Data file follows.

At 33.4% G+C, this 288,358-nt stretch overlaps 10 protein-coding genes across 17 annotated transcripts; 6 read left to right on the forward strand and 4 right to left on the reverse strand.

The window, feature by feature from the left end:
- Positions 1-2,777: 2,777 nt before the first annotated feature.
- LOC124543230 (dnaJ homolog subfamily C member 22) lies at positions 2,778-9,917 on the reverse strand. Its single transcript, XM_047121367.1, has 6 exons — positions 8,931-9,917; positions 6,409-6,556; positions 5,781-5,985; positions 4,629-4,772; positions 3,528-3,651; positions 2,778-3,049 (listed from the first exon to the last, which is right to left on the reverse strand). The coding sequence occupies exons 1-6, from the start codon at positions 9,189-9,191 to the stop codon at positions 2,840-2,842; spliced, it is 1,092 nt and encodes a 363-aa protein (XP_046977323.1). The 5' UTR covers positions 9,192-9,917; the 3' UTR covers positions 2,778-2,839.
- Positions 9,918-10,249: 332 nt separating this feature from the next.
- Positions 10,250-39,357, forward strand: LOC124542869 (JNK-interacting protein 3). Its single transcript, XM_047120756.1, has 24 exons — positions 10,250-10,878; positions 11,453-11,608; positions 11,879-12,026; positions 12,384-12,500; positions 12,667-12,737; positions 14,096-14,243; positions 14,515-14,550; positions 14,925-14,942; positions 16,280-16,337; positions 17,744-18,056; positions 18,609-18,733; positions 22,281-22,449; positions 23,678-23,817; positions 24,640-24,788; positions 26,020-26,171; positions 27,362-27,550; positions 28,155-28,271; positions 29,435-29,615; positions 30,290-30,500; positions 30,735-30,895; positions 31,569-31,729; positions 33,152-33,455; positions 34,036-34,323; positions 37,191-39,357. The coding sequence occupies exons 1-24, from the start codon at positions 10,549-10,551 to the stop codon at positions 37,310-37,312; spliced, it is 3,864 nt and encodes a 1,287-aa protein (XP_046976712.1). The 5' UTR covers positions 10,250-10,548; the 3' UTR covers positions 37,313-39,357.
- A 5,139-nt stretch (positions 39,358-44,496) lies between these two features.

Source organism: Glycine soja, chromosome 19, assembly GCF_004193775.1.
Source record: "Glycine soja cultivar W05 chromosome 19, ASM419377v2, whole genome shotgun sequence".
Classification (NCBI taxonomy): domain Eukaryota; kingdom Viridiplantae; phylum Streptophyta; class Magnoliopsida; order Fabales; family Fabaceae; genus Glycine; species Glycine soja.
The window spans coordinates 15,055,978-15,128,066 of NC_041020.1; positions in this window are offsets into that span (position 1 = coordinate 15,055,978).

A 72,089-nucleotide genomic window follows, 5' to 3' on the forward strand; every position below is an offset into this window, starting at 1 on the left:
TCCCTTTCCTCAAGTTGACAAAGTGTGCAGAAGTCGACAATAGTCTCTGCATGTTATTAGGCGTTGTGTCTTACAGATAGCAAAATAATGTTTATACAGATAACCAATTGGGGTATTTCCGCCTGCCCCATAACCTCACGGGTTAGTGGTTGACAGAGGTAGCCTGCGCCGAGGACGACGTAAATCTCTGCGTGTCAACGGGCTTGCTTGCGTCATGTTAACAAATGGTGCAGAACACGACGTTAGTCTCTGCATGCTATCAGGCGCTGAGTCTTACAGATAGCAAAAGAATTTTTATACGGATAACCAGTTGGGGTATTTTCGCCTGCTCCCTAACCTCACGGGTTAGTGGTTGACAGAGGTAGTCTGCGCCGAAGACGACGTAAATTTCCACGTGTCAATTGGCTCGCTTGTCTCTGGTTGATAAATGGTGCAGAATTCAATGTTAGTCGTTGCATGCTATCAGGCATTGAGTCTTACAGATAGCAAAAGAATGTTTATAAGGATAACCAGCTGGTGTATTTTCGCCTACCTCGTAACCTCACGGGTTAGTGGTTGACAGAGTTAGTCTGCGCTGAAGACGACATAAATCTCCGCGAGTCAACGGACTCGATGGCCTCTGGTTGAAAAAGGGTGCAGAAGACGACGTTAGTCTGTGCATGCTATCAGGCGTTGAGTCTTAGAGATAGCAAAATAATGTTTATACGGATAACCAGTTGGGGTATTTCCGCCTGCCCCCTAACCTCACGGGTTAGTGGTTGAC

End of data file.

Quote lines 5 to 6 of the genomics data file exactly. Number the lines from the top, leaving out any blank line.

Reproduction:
- Positions 9,918-10,249: 332 nt separating this feature from the next.
- Positions 10,250-39,357, forward strand: LOC124542869 (JNK-interacting protein 3). Its single transcript, XM_047120756.1, has 24 exons — positions 10,250-10,878; positions 11,453-11,608; positions 11,879-12,026; positions 12,384-12,500; positions 12,667-12,737; positions 14,096-14,243; positions 14,515-14,550; positions 14,925-14,942; positions 16,280-16,337; positions 17,744-18,056; positions 18,609-18,733; positions 22,281-22,449; positions 23,678-23,817; positions 24,640-24,788; positions 26,020-26,171; positions 27,362-27,550; positions 28,155-28,271; positions 29,435-29,615; positions 30,290-30,500; positions 30,735-30,895; positions 31,569-31,729; positions 33,152-33,455; positions 34,036-34,323; positions 37,191-39,357. The coding sequence occupies exons 1-24, from the start codon at positions 10,549-10,551 to the stop codon at positions 37,310-37,312; spliced, it is 3,864 nt and encodes a 1,287-aa protein (XP_046976712.1). The 5' UTR covers positions 10,250-10,548; the 3' UTR covers positions 37,313-39,357.